Ellen Byron

What’s Martha Stewart really like?

We all have our go-to stories we like to trot out occasionally to impress people. Having spent my career in the entertainment industry, I’ve got my fair share. But here’s my real party piece. If you have this edition of Entertaining, which I came upon at a recent Friends of the Library sale…

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…Turn to page 29.

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Who’s that Downstairs-lookin’ gal? Why, me!

There you’ll find a familiar face standing next to Martha Stewart. That’s right, I worked for Martha. Like, side by side, cutting up crudité. I’m not kidding when I say this is the most interesting thing about me. There are a lot of playwrights and authors and even television writers out there. But how many people can say they stuffed snow peas and worked an omelette station next to the legendary lifestyle and entertaining queen?

I’ll never forget the first time I met her. I took the train from Manhattan up to Westport, Connecticut to do party prep for an event she was catering. A cab took me to Martha’s now-famous home on Turkey Hill Road. I stepped inside, looked into a gorgeous, antique-filled living room, and saw a woman using a crème brulee torch to assemble a gingerbread townhouse.

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This is the gingerbread house Martha was making when we first met. No joke. For real.

So what’s Martha Stewart really like, you ask? I can only speak to my personal experience with her, and I have to say… I loved her. Those pictures of the lush vegetable garden and spectacular kitchen? That was her house. Her life. Martha was authentic.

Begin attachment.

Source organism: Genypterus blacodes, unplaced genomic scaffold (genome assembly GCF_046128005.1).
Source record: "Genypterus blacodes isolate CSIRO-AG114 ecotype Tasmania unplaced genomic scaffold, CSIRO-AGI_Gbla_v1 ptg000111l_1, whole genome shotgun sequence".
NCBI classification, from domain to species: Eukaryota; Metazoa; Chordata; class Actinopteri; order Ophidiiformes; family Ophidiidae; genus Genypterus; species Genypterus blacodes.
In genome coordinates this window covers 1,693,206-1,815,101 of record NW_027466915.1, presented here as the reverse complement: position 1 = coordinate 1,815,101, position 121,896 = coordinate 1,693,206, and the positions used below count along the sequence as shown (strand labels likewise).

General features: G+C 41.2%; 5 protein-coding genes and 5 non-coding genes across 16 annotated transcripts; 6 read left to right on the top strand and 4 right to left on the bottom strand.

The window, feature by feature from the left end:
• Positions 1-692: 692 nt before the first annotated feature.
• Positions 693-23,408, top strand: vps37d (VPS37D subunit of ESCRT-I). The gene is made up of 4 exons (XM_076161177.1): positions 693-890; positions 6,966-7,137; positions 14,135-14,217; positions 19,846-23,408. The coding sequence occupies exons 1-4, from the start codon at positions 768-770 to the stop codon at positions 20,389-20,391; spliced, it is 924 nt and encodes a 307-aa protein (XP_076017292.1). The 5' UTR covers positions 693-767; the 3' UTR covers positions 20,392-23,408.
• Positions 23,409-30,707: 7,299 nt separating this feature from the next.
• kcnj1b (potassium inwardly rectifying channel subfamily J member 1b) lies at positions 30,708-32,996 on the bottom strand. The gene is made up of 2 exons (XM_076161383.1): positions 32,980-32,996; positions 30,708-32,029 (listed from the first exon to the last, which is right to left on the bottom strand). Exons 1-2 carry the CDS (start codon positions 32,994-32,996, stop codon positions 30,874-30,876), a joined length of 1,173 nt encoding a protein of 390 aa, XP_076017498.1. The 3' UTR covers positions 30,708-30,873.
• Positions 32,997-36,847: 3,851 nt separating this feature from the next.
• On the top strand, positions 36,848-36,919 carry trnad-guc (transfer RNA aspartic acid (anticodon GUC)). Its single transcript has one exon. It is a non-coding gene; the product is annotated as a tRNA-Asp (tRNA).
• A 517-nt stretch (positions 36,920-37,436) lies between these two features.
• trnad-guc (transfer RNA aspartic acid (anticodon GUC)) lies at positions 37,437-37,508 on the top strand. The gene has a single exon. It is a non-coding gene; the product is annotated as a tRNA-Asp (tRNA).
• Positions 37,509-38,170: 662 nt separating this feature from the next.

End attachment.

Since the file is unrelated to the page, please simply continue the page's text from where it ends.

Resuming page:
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Part of Martha’s backyard. That’s right, part of it. It was HUGE.

Yes, she could be demanding but she had an extremely demanding job, and worked harder than any of us. She had a sense of humor that would come out when the pressure was off, and a great laugh. Martha was also intensely loyal to her family, many of whom worked for her. I got to know several of her siblings, Laura and George in particular. I actually worked George’s wedding. (Sadly, both of them passed away far too early, Laura in 2014, George just this past March.)

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I wish I could remember what appetizer I was making here. I’m pretty sure it was for George’s wedding.

Gradually, my cater-waiter days waned. The social x-rays of the Upper East Side decided they only wanted men serving their hoity-toity guests, so us gals were relegated to the kitchen. I eventually took a full-time job at The Dramatists Guild, and my playwriting career began to heat up, which left little time for side gigs. And once Entertaining became a publishing juggernaut, Martha did less and less catering until she stopped entirely.